Virginia Attorney General Ken
Cuccinelli II has defended his call for state universities and
colleges to rescind anti-discrimination policies based on sexual
orientation, saying that he's not out to be popular, local Roanoke
NBC affiliate WSLS 10 reported.
Cuccinelli found himself in a firestorm
of controversy last week when various media sources reported that the
state's top lawyer called such measures illegal in a letter written
to the state's public schools.
“It is my advice that the law and
public policy of the Commonwealth of Virginia prohibit a college of
university from including 'sexual orientation,' 'gender identity,'
'gender expression,' or like classification as a protected class
within its non-discrimination policy absent specific authorization
from the General Assembly,” Cuccinelli said in his letter.
And he advised the schools should “take
appropriate actions to bring their policies in conformance with the
law and public policy of Virginia.”
“My job as Attorney General is to
advise our various arms of state government what the law is and
that's what I was doing and will continue to do that and will be true
to the law whether people like it or not,” Cuccinelli said in a
telephone interview Monday. “My job isn't to be popular, it's to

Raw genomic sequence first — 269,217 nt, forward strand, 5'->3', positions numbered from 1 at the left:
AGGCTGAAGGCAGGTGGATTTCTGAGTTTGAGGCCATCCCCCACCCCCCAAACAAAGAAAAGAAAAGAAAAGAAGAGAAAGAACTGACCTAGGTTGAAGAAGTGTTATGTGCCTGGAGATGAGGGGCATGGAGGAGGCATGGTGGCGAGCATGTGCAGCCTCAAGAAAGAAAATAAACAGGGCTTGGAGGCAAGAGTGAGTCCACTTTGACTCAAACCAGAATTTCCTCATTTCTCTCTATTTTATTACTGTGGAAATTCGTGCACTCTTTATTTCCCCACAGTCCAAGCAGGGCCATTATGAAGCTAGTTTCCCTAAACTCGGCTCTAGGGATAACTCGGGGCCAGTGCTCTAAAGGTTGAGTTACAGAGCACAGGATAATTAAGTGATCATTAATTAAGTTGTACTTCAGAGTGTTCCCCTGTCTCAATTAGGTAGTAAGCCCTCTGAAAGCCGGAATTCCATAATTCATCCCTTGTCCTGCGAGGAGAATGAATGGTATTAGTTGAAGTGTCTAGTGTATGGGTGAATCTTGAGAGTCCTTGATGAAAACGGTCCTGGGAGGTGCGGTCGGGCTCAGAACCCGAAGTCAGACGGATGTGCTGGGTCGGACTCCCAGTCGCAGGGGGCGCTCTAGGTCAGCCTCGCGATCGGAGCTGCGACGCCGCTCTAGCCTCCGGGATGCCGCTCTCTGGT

correctly interpret the law for my clients”
The ACLU of Virginia, however,
disagreed with Cuccinelli's legal interpretation in a letter sent to
the state's public colleges and universities.
the letter, written by Rebecca K. Glenberg, the group's legal
director, the ACLU says that the Supreme Court “held that
discriminatory laws based on sheer animus toward lesbian and gay
persons violate the Equal Protection Clause of the Fourteenth
Amendment” in Romer V. Evans.
“If Ken Cuccinelli is trying to say
that the U.S. Constitution doesn't apply in Virginia, his first
significant act as attorney general is a giant step backwards and a
huge embarrassment for the state,” Kent Willis, executive director
of the group, said in a statement.
Cuccinelli also said he did not consult
Governor Bob McDonnell on the issue: “The governor had nothing to
do or knew about the fact that we were giving legal advice.”
McDonnell, a Republican, omitted
such protections for state workers in a February 5 executive order.